Results of the Cosmic Background Explorer (COBE) search for the cosmic infrared background will soon be presented in a series of Astrophysical Journal articles and talks to be delivered to an audience at the 191st meeting of the American Astronomical Society (AAS) in Washington, D.C. The latest results mark the culmination of work by the Diffuse Infrared Background Experiment (DIRBE) team to calibrate and analyze their data, model the Galactic and interplanetary infrared foreground emissions, estimate all the errors associated with the data and the models, and seek evidence for a residual, isotropic signal. Redshifted starlight and thermal emission from dust in early generations of galaxies are expected to produce the long-sought cosmic infrared background.
DIRBE all-sky image of the galactic plane at 1.25, 2.2, 3.5 micron.
Previous COBE results will be familiar to many readers. They include a precise measurement of the spectrum of the cosmic microwave background (CMB) from the Far-Infrared Absolute Spectrophotometer (FIRAS) and the discovery with the Differential Microwave Radiometers (DMR) of predicted spatial anisotropy in the CMB.
The final DIRBE data products include zodiacal emission subtracted maps of the infrared sky brightness in ten wavelength bands covering a spectral range from 1.25 to 240 microns. New FIRAS data products include recalibrated spectra and spectral line emission maps. These data were recently delivered to the NSSDC and will soon be accessible from a significantly expanded FTP archive. Apart from their unique value in cosmological studies, the COBE data will be used for years to come in Galactic and Solar System research.
Ever since the first COBE data were made publicly available in 1993, the Astrophysics Data Facility, NSSDC's partner at Goddard, has supported COBE Guest Investigators (GI) and provided on-line access to the data, analysis software, and documentation. Since the GI program's inception about a quarter of all the successful Astrophysics Data Program (ADP) proposals have come from prospective COBE data analysts. In addition to the ADP-funded researchers hundreds of scientists, book authors, students, and curious non-scientists have received personal responses to their COBE-related questions and downloaded files from the COBE Web site. The questions continue to pour in. The Astrophysics Data Facility will continue to provide support.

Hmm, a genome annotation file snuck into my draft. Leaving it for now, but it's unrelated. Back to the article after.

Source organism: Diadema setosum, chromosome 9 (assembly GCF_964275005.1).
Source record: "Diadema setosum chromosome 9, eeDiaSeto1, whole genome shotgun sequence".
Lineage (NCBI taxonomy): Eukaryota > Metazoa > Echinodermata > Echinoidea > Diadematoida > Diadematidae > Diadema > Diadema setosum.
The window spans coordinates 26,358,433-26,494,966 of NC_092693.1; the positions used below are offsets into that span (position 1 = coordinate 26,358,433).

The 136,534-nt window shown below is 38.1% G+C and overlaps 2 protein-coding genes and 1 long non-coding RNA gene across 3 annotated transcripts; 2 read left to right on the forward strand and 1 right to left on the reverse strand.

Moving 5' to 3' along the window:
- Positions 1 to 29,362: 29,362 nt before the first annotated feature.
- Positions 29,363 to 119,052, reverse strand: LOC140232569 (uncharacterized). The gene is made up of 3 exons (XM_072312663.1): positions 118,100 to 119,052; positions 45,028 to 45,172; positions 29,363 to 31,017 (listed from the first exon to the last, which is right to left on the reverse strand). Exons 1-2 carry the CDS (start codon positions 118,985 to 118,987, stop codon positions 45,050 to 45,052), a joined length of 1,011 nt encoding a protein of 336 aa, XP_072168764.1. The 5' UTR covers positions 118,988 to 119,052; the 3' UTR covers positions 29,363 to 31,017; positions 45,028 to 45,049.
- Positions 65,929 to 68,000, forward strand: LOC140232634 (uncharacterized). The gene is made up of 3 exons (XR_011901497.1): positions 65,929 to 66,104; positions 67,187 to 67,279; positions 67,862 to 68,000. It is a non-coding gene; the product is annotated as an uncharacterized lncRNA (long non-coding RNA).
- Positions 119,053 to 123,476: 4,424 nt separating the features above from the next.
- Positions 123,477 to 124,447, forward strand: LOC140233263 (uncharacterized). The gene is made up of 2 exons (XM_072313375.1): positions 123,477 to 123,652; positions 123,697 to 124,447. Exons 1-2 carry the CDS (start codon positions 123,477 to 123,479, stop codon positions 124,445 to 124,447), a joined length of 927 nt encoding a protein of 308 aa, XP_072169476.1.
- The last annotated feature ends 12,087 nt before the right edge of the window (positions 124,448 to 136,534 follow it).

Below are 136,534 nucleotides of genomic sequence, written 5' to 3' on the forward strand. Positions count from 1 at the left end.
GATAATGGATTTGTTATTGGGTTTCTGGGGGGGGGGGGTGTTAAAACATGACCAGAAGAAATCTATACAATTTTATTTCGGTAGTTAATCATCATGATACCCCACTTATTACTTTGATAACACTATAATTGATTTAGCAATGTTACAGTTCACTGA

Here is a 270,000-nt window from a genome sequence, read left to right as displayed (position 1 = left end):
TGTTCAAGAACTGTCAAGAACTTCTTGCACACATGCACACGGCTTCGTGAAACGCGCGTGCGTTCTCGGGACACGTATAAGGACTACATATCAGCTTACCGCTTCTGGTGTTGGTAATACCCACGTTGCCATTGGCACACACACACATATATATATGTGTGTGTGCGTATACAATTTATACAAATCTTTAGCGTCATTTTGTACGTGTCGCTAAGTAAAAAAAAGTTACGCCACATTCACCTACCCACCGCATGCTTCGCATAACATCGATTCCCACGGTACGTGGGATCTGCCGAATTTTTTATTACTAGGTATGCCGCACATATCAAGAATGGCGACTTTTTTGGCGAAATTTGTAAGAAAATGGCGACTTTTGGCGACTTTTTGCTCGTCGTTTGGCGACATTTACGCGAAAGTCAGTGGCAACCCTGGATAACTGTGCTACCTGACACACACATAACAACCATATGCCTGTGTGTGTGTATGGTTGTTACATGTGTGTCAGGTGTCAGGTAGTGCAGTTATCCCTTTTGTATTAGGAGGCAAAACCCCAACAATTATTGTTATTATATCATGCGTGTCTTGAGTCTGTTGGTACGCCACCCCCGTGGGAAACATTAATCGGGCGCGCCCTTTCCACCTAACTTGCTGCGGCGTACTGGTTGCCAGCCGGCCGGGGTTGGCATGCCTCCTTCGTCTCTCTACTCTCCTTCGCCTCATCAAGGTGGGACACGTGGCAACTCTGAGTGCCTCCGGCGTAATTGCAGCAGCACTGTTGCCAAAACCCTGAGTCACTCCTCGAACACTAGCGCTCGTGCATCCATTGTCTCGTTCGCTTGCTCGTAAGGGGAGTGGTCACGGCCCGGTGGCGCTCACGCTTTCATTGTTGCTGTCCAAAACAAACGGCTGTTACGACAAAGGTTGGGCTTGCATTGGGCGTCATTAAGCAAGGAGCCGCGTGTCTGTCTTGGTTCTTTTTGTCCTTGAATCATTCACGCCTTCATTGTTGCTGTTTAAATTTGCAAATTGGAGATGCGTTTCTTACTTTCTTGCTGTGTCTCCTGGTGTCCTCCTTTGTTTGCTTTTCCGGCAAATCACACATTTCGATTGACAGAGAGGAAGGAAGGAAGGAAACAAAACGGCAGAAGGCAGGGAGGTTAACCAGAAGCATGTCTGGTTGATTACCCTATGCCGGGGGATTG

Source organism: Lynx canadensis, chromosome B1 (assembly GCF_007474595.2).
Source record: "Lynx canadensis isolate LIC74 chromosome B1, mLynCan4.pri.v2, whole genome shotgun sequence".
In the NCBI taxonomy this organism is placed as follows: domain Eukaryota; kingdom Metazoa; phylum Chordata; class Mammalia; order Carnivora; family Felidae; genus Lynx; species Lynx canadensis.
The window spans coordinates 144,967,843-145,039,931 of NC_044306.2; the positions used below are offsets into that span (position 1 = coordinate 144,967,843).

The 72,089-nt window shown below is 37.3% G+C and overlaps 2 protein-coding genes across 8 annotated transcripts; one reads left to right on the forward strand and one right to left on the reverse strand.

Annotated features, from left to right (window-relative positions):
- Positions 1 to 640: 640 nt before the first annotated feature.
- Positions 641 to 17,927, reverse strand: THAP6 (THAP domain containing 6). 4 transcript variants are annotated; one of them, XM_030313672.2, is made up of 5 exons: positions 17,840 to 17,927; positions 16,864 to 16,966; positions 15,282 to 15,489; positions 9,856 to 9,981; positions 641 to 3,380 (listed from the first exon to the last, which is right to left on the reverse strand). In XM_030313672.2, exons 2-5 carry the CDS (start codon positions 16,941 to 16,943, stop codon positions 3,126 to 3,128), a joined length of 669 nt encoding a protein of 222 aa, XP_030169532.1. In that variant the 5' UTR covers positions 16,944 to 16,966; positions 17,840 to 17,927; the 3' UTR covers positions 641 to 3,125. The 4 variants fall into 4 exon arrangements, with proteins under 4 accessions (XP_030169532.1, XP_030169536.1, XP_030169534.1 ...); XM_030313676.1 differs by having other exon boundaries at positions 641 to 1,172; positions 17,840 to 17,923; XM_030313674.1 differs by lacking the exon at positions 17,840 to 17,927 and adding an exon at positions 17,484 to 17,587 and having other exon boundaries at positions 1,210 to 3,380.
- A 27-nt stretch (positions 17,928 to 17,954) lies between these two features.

Yes, the DIRBE team did detect the cosmic infrared background at 140 and 240 micron wavelengths. Upper limits were placed on the CIB brightness at eight other DIRBE wavelengths ranging from 1.25 to 100 microns. The press release can be found at http://www.gsfc.nasa.gov/astro/cobe/dirbe_press_release.html
For more information about COBE, its legacy as recorded in the literature, and access to COBE instructional materials, browsing tools, analysis software, and data products, please see the COBE Web site at www.gsfc.nasa.gov/astro/cobe or contact Dr. David Leisawitz at firstname.lastname@example.org. Dr. Janet Weiland was available to answer questions about the COBE data, new browsing tools, and analysis software at the Astrophysics Data Facility's exhibit booth at the AAS meeting.
The COBE satellite.
Erin D. Gardner, email@example.com, (301) 286-0163
Raytheon STX, Code 633, NASA Goddard Space Flight Center
Greenbelt, MD 20771, U.S.A.